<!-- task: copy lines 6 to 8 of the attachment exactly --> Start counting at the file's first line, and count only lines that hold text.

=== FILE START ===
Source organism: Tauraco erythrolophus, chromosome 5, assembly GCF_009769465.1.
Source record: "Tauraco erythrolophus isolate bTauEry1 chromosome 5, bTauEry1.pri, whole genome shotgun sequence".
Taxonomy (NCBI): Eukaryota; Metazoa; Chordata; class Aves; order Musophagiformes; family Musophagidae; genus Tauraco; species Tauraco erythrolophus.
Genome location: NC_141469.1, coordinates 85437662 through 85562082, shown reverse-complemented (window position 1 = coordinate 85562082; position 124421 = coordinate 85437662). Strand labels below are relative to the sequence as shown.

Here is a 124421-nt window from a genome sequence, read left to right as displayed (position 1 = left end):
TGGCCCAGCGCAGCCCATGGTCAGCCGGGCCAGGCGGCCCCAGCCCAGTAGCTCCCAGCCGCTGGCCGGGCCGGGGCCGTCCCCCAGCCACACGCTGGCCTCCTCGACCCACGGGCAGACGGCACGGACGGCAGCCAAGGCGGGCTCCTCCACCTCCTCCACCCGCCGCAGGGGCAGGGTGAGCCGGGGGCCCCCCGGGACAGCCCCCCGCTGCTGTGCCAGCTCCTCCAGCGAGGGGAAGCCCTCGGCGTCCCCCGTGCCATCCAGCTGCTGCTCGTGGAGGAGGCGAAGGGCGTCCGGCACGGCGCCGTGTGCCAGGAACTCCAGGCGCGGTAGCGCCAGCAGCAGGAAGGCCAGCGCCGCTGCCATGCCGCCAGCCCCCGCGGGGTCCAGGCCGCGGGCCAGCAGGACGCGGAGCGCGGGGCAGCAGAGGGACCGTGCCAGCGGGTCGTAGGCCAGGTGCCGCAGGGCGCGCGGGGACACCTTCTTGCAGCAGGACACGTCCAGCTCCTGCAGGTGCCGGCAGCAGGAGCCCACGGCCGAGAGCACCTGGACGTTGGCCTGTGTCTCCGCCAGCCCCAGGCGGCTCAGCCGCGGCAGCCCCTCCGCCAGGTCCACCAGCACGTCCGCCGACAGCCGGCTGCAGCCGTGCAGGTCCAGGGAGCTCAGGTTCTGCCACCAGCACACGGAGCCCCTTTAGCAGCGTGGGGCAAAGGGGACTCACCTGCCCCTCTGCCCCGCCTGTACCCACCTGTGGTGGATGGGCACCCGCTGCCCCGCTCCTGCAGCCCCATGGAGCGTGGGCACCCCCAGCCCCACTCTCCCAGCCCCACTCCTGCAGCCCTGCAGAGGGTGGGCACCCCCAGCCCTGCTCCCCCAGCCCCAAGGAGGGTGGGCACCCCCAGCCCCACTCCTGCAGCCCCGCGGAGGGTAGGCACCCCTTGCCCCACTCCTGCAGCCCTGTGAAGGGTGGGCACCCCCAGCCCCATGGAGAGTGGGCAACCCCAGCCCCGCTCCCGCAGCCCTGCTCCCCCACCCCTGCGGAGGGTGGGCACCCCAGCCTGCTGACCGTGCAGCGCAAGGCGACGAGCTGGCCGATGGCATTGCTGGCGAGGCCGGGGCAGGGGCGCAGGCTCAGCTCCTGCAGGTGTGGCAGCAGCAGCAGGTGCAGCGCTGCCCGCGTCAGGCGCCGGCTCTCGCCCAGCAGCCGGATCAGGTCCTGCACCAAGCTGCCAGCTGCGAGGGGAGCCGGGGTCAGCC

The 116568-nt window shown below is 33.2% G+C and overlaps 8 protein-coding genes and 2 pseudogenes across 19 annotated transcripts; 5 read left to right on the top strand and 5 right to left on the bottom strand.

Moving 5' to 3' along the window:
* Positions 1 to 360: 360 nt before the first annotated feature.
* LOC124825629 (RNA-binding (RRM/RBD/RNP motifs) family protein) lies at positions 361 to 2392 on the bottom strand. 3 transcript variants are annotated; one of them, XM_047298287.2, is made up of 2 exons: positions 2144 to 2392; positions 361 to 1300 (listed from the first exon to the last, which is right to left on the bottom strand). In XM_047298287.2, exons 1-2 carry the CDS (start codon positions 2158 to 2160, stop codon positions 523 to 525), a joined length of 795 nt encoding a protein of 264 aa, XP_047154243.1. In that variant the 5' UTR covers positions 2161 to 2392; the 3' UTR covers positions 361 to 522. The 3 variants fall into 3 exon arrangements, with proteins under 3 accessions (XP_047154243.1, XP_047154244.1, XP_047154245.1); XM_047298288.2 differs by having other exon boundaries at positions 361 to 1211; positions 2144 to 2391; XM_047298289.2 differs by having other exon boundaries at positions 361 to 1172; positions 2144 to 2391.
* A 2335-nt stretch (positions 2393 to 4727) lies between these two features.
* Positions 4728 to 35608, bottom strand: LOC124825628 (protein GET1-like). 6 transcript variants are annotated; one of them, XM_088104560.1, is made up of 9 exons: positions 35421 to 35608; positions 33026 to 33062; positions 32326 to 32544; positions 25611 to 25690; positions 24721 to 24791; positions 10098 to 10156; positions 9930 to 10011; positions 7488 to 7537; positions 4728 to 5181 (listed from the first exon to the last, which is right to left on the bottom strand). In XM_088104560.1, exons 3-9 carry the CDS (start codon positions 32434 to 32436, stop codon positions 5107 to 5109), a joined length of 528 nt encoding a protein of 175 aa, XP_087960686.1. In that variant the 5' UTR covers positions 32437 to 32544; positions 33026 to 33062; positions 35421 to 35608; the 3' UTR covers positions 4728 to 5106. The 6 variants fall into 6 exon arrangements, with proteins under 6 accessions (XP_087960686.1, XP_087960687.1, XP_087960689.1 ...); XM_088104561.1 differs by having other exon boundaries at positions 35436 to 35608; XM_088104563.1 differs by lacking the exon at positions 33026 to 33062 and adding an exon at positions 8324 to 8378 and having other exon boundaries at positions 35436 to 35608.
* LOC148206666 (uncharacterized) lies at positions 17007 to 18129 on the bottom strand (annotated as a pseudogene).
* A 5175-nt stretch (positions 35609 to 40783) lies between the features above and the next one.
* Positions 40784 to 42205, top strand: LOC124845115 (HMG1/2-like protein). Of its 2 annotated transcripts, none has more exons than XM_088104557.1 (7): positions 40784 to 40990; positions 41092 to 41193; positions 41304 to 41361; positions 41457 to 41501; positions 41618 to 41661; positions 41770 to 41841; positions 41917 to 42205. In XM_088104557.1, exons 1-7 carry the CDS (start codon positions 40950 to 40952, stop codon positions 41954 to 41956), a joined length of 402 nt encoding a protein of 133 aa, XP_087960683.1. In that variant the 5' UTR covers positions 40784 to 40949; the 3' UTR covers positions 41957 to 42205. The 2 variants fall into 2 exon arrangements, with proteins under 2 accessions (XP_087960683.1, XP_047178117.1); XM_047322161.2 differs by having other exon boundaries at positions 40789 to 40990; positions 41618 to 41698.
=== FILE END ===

TGGCCCAGCGCAGCCCATGGTCAGCCGGGCCAGGCGGCCCCAGCCCAGTAGCTCCCAGCCGCTGGCCGGGCCGGGGCCGTCCCCCAGCCACACGCTGGCCTCCTCGACCCACGGGCAGACGGCACGGACGGCAGCCAAGGCGGGCTCCTCCACCTCCTCCACCCGCCGCAGGGGCAGGGTGAGCCGGGGGCCCCCCGGGACAGCCCCCCGCTGCTGTGCCAGCTCCTCCAGCGAGGGGAAGCCCTCGGCGTCCCCCGTGCCATCCAGCTGCTGCTCGTGGAGGAGGCGAAGGGCGTCCGGCACGGCGCCGTGTGCCAGGAACTCCAGGCGCGGTAGCGCCAGCAGCAGGAAGGCCAGCGCCGCTGCCATGCCGCCAGCCCCCGCGGGGTCCAGGCCGCGGGCCAGCAGGACGCGGAGCGCGGGGCAGCAGAGGGACCGTGCCAGCGGGTCGTAGGCCAGGTGCCGCAGGGCGCGCGGGGACACCTTCTTGCAGCAGGACACGTCCAGCTCCTGCAGGTGCCGGCAGCAGGAGCCCACGGCCGAGAGCACCTGGACGTTGGCCTGTGTCTCCGCCAGCCCCAGGCGGCTCAGCCGCGGCAGCCCCTCCGCCAGGTCCACCAGCACGTCCGCCGACAGCCGGCTGCAGCCGTGCAGGTCCAGGGAGCTCAGGTTCTGCCACCAGCACACGGAGCCCCTTTAGCAGCGTGGGGCAAAGGGGACTCACCTGCCCCTCTGCCCCGCCTGTACCCACCTGTGGTGGATGGGCACCCGCTGCCCCGCTCCTGCAGCCCCATGGAGCGTGGGCACCCCCAGCCCCACTCTCCCAGCCCCACTCCTGCAGCCCTGCAGAGGGTGGGCACCCCCAGCCCTGCTCCCCCAGCCCCAAGGAGGGTGGGCACCCCCAGCCCCACTCCTGCAGCCCCGCGGAGGGTAGGCACCCCTTGCCCCACTCCTGCAGCCCTGTGAAGGGTGGGCACCCCCAGCCCCATGGAGAGTGGGCAACCCCAGCCCCGCTCCCGCAGCCCTGCTCCCCCACCCCTGCGGAGGGTGGGCACCCCAGCCTGCTGACCGTGCAGCGCAAGGCGACGAGCTGGCCGATGGCATTGCTGGCGAGGCCGGGGCAGGGGCGCAGGCTCAGCTCCTGCAGGTGTGGCAGCAGCAGCAGGTGCAGCGCTGCCCGCGTCAGGCGCCGGCTCTCGCCCAGCAGCCGGATCAGGTCCTGCACCAAGCTGCCAGCTGCGAGGGGAGCCGGGGTCAGCC

The 116568-nt window shown below is 33.2% G+C and overlaps 8 protein-coding genes and 2 pseudogenes across 19 annotated transcripts; 5 read left to right on the top strand and 5 right to left on the bottom strand.

Moving 5' to 3' along the window: